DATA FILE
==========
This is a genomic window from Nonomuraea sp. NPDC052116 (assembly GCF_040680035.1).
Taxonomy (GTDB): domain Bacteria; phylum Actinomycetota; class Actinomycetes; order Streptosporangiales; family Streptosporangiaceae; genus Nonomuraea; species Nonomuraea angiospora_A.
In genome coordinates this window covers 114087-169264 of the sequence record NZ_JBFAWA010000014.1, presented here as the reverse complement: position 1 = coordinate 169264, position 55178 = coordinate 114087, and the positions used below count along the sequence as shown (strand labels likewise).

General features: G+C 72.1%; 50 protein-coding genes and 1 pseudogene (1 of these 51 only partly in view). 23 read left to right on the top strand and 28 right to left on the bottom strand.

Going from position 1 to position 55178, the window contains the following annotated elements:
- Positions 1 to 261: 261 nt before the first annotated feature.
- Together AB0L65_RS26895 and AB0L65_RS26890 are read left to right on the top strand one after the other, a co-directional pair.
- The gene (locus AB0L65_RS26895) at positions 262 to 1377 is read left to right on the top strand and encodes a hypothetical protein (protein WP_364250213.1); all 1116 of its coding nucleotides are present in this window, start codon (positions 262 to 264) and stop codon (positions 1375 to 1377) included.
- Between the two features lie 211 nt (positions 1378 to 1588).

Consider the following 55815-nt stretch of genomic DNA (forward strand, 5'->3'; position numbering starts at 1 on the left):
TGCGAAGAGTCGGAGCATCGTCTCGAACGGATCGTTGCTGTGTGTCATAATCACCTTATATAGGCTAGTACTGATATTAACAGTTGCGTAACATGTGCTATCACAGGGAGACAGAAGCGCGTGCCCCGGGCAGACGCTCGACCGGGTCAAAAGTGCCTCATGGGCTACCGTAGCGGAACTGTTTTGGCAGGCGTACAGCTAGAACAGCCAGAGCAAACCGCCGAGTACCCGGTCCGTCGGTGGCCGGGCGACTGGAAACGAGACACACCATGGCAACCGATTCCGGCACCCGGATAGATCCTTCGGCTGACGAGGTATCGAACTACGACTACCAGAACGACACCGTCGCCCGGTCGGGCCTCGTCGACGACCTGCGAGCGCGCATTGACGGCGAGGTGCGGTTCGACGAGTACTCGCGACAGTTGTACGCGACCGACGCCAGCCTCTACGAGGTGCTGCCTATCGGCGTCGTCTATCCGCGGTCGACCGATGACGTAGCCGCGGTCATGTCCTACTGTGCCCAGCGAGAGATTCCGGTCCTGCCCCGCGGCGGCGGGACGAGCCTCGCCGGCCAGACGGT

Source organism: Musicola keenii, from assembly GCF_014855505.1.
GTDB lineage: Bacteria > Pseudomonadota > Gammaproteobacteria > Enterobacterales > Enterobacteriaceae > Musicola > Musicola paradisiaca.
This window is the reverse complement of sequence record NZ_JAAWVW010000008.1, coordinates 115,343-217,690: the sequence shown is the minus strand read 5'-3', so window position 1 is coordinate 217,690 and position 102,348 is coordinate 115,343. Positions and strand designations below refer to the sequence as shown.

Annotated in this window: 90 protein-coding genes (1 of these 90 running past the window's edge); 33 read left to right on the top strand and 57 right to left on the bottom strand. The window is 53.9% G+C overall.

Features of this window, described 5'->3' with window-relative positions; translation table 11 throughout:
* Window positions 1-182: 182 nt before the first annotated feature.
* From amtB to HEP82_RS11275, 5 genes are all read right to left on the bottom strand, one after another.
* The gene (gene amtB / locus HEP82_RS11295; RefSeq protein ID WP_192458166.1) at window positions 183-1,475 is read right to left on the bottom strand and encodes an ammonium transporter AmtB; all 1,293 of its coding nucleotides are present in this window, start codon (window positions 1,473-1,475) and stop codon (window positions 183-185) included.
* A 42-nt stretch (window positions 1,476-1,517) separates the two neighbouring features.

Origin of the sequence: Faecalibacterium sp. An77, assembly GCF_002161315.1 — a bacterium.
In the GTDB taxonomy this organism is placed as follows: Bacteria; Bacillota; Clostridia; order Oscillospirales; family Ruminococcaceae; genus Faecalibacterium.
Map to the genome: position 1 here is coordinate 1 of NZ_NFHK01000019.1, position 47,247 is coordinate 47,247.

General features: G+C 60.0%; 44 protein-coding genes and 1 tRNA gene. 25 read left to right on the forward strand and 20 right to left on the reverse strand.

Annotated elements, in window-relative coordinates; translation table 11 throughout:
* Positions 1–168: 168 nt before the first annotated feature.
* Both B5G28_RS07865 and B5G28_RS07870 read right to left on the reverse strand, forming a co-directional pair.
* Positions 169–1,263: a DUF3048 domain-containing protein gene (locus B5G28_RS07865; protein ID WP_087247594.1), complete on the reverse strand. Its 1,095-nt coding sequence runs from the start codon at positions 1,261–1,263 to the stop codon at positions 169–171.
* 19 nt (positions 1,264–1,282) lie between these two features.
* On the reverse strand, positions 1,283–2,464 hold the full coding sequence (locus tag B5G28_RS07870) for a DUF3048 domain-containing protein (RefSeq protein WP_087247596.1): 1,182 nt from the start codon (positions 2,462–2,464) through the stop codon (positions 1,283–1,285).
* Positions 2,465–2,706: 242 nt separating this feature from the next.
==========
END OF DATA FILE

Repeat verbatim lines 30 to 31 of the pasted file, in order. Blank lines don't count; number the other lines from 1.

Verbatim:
* On the reverse strand, positions 1,283–2,464 hold the full coding sequence (locus tag B5G28_RS07870) for a DUF3048 domain-containing protein (RefSeq protein WP_087247596.1): 1,182 nt from the start codon (positions 2,462–2,464) through the stop codon (positions 1,283–1,285).
* Positions 2,465–2,706: 242 nt separating this feature from the next.